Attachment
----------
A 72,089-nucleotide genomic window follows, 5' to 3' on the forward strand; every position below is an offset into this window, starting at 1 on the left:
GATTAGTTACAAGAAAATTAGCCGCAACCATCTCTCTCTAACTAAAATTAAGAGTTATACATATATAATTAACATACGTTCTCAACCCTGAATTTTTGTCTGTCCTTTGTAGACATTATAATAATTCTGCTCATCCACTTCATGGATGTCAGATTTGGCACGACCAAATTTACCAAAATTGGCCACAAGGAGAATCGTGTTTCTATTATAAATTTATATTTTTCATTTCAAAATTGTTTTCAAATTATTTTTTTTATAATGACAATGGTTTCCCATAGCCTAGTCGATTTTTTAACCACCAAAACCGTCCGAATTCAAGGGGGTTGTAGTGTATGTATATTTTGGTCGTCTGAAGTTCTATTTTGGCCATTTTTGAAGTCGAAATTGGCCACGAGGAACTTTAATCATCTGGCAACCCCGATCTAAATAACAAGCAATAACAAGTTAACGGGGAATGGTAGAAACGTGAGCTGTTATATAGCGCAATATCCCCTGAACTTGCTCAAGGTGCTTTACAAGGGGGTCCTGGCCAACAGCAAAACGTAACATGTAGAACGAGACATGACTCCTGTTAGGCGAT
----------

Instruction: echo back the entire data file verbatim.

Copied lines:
A 72,089-nucleotide genomic window follows, 5' to 3' on the forward strand; every position below is an offset into this window, starting at 1 on the left:
GATTAGTTACAAGAAAATTAGCCGCAACCATCTCTCTCTAACTAAAATTAAGAGTTATACATATATAATTAACATACGTTCTCAACCCTGAATTTTTGTCTGTCCTTTGTAGACATTATAATAATTCTGCTCATCCACTTCATGGATGTCAGATTTGGCACGACCAAATTTACCAAAATTGGCCACAAGGAGAATCGTGTTTCTATTATAAATTTATATTTTTCATTTCAAAATTGTTTTCAAATTATTTTTTTTATAATGACAATGGTTTCCCATAGCCTAGTCGATTTTTTAACCACCAAAACCGTCCGAATTCAAGGGGGTTGTAGTGTATGTATATTTTGGTCGTCTGAAGTTCTATTTTGGCCATTTTTGAAGTCGAAATTGGCCACGAGGAACTTTAATCATCTGGCAACCCCGATCTAAATAACAAGCAATAACAAGTTAACGGGGAATGGTAGAAACGTGAGCTGTTATATAGCGCAATATCCCCTGAACTTGCTCAAGGTGCTTTACAAGGGGGTCCTGGCCAACAGCAAAACGTAACATGTAGAACGAGACATGACTCCTGTTAGGCGAT